Recent studies have shown that various morphologies of boron nitride (BN) can initiate or catalyze a number of reactions, including acetylene hydrochlorination and propane dehydrogenation, through formation of some radical species. Liu et al. performed density functional calculations indicating that boron radicals form at edge sites. They used electron spin resonance as well as vibrational and ultraviolet-visible spectroscopy to follow the quenching of 2,2-diphenyl-1-picrylhydrazyl radicals on BN nanosheets. By varying the dimensions of the nanosheets to change the number of edge sites decorated with OH or NH groups, they eliminated formation of O or N radicals as the source of reactivity. The boron radicals could generate OH radicals from H2O2 to perform an organic oxidation reaction.

    ACS Nano. 10.1021/acsnano.8b06978 (2019).

  5. Biomaterials

    More-realistic tumor models

    1. Marc S. Lavine

    The progression from two-dimensional cell cultures to three-dimensional (3D) spheroids and those based on hydrogel scaffolds has produced better models of in vivo tissues. However, adding this third dimension creates the need for vasculature and also opens opportunities for adding other aspects of the tumor microenvironment. Meng et al. show that 3D bioprinting can be used to precisely place clusters of tumor cells, stromal cells, and infused vascular cells according to their physiological functions. 3D bioprinting also enabled them to make stimuli-responsive capsules containing growth factors that allowed for spatial and time-controlled distribution of chemical cues. They used these models for preclinical screening to target immunotoxins for their anticancer efficacy.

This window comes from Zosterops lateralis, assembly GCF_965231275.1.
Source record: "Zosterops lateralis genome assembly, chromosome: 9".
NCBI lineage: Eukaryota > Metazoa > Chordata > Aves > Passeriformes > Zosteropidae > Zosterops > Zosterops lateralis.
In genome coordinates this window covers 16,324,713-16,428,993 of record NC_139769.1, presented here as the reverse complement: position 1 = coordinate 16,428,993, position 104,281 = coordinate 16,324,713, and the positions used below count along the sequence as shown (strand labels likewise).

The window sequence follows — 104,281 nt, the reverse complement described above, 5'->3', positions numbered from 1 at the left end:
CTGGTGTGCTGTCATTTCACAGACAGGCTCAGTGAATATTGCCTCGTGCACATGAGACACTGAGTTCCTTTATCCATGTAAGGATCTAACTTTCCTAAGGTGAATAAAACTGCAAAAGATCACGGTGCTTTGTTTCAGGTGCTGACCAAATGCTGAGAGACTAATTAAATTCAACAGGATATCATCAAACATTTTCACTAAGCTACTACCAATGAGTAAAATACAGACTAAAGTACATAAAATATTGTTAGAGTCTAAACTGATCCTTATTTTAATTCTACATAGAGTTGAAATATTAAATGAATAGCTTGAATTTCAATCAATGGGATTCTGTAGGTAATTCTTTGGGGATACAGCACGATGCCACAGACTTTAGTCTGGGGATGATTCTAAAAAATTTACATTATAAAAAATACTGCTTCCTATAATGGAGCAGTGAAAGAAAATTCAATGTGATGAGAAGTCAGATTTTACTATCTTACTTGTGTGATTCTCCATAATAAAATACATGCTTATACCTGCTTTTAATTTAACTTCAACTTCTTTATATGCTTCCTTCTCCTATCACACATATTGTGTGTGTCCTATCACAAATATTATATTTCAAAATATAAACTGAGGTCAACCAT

Adv. Mater. 10.1002/adma.201806899 (2019).

  6. Neuroscience

    Integrative states within the brain

    1. Claudia Pama

    The brain constantly integrates enormous amounts of information. While dynamically synthesizing cognitive processes as a function of an everchanging environment, the brain must stay flexible enough to adapt to continuous challenges. Shine et al. used a sophisticated computational framework to analyze functional magnetic resonance imaging data obtained during a wide range of cognitive tasks. They found a large integrative core of interconnected brain regions that processes information and optimizes cognitive performance and that also correlates with fluid intelligence. When the brain needs to work on more specific tasks, this integrative network segregates into more-specialized, regional brain activity. Altering neurotransmitter activity by pharmacological manipulation or disease could modulate these dynamics and affect cognitive performance.

    Nat. Neurosci. 22, 289 (2019).

  7. Education

    Tips for choosing academic mentors

    1. Melissa McCartney

    Having good mentors is critical in any career. In academia, most researchers train under just one or two graduate and/or postdoctoral mentors; however, little is known about how this mentorship affects the mentee's career. Liénard et al. analyzed an open-access database of 18,856 researchers to determine if graduate or postdoctoral mentors have a greater impact on trainee careers. Results show that although postdoctoral mentors were more influential in trainees' success, the breadth of training between graduate and postdoctoral mentors was also predictive. Trainees working under mentors with disparate expertise, who were then able to integrate both sets of expertise into their own work, had higher levels of academic success. Advice to future scientists: Consider mentors who will teach you diverse, yet complementary, skill sets.

    Nat. Commun. 9, 4840 (2018).